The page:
HENDERSONVILLE, Tenn. (April 14, 2022)— Students from Lipscomb University toured the Old Hickory Power Plant to complete an American Society of Civil Engineers' Infrastructure Report Card as part of their assignment for this semester.
The ASCE Report Card analyzes the condition and performance of an infrastructure every four years and assigns a letter grade based on the physical condition and need for structural improvements or renovations.
“We've been researching infrastructure in Tennessee and having professionals come in and talk with us, and then going out and looking at the infrastructure firsthand introduces our students to experiences they may not have otherwise before graduating,” explained Lipscomb University Assistant Professor Monica Sartain.
Students ventured from their classrooms to the early afternoon tour of Old Hickory Powerplant, Lock and Dam, giving them a chance to exercise their legs and knowledge of industrial infrastructures.
“We discussed the maintenance of the plant how the plant operates. They got to see the maintenance areas and had a good look at generator number one, since it had an outage, we are able to open it up and give them a closer look at the different components that make up the generator,” said Old Hickory Power Plant Manager Joseph Conatser.
Students went down below the turbine floor. They looked at unit number two, comparing the functioning unit to nonfunctioning unit number one. Students also viewed the control room and went over the different controls and operator functions used daily.
“For most of these students, this is their first time to a project like this, so this is an opportunity for them to actually see a structure that they can report on for the Infrastructure Report Card,” said Dam Safety Program Manager Sarah Wiles.
The tour gave students thinking about entering the civil engineer workforce an up close and personal introduction to how USACE locks and dams function on the Cumberland River.
“I think it's important to give them an introduction before they graduate so they can see what they would actually be doing. Sometimes trying to solve math and physics problems isn't as exciting as seeing what it would look like in the real world,” said Sartain.
The Nashville District conducts tours like this to encourage learning in science, technology, engineering and mathematics since it is an ever-growing job field which is always needing fulfillment.
“Seeing the scale of this project was eye opening since you don’t always think about what all goes into running one, so getting to see the electrical part as well as the lock system was pretty interesting,” said Ben Lowery, civil engineering student.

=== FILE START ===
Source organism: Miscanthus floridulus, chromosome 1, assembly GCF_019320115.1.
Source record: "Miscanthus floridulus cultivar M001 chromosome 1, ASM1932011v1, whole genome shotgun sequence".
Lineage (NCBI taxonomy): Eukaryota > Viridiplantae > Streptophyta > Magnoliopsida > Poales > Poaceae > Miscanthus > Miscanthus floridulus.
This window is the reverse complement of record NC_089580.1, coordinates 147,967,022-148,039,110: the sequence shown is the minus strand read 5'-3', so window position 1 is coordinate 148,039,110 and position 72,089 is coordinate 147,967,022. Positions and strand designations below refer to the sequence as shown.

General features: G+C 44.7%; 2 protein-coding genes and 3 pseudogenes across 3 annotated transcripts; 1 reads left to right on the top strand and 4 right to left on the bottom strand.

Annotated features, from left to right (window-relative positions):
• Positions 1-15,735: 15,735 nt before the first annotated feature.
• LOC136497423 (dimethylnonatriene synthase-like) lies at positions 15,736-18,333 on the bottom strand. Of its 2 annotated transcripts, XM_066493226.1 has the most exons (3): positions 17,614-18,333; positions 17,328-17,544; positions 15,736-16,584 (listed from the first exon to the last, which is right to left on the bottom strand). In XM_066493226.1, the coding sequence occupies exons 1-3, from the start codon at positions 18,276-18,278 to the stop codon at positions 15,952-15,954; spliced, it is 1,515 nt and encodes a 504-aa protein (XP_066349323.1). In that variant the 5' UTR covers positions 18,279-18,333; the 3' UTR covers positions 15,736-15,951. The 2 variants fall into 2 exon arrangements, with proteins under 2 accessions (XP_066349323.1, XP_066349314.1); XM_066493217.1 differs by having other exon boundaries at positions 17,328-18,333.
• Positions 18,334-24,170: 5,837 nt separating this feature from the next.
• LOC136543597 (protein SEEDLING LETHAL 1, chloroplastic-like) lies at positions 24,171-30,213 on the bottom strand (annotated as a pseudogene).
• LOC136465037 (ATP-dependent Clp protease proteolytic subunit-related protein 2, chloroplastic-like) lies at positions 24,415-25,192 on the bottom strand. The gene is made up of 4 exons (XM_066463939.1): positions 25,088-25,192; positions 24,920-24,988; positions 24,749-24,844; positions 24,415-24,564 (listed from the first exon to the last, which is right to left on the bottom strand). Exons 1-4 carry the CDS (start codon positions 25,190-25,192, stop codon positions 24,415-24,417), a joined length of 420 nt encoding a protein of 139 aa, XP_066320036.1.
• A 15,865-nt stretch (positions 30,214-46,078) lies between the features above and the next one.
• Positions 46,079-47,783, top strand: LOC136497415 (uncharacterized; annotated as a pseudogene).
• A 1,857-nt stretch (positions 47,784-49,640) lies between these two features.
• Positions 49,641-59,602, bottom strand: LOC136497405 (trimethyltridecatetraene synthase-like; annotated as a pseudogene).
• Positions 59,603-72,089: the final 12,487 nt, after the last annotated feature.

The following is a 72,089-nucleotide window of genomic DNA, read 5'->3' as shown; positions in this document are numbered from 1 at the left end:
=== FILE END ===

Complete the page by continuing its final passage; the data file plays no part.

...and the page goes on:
Tours of USACE locks and dams are a great way for the students to apply what they are learning in the classroom to scenarios they may experience once they’re on the job.
“After graduation I will be entering project management for a general contractor company, so seeing how Old Hickory lock and dam run for myself gives me greater perspective when looking at these old structures that have been running well for the past 50-60 years,” said Lowery.
By putting on the required personal protective equipment and walking the daily path of an Old Hickory employee, checking off all the boxes and going over safety procedures, these students were able to step outside of their comfort zones and step into the role of powerplant employee.
“Whether it's the generator itself, with all the different parts, or all the engineering efforts from water management to the operations, there’s a lot to USACE and how we run these projects,” Conatser said. “The students get a better idea of how the actual components make up the system and how the team within the corps works together to make the whole system run well.”
Now that COVID mandates have been lifted, Nashville District will conduct more student tours in the coming months, offering more students an opportunity to see what goes on behind the scenes and how a STEM career path can align their future with the Corps.
(The public can obtain news, updates and information from the U.S. Army Corps of Engineers Nashville District on the district’s website at www.lrn.usace.army.mil, on Facebook at www.facebook.com/nashvillecorps and on Twitter at www.twitter.com/nashvillecorps.)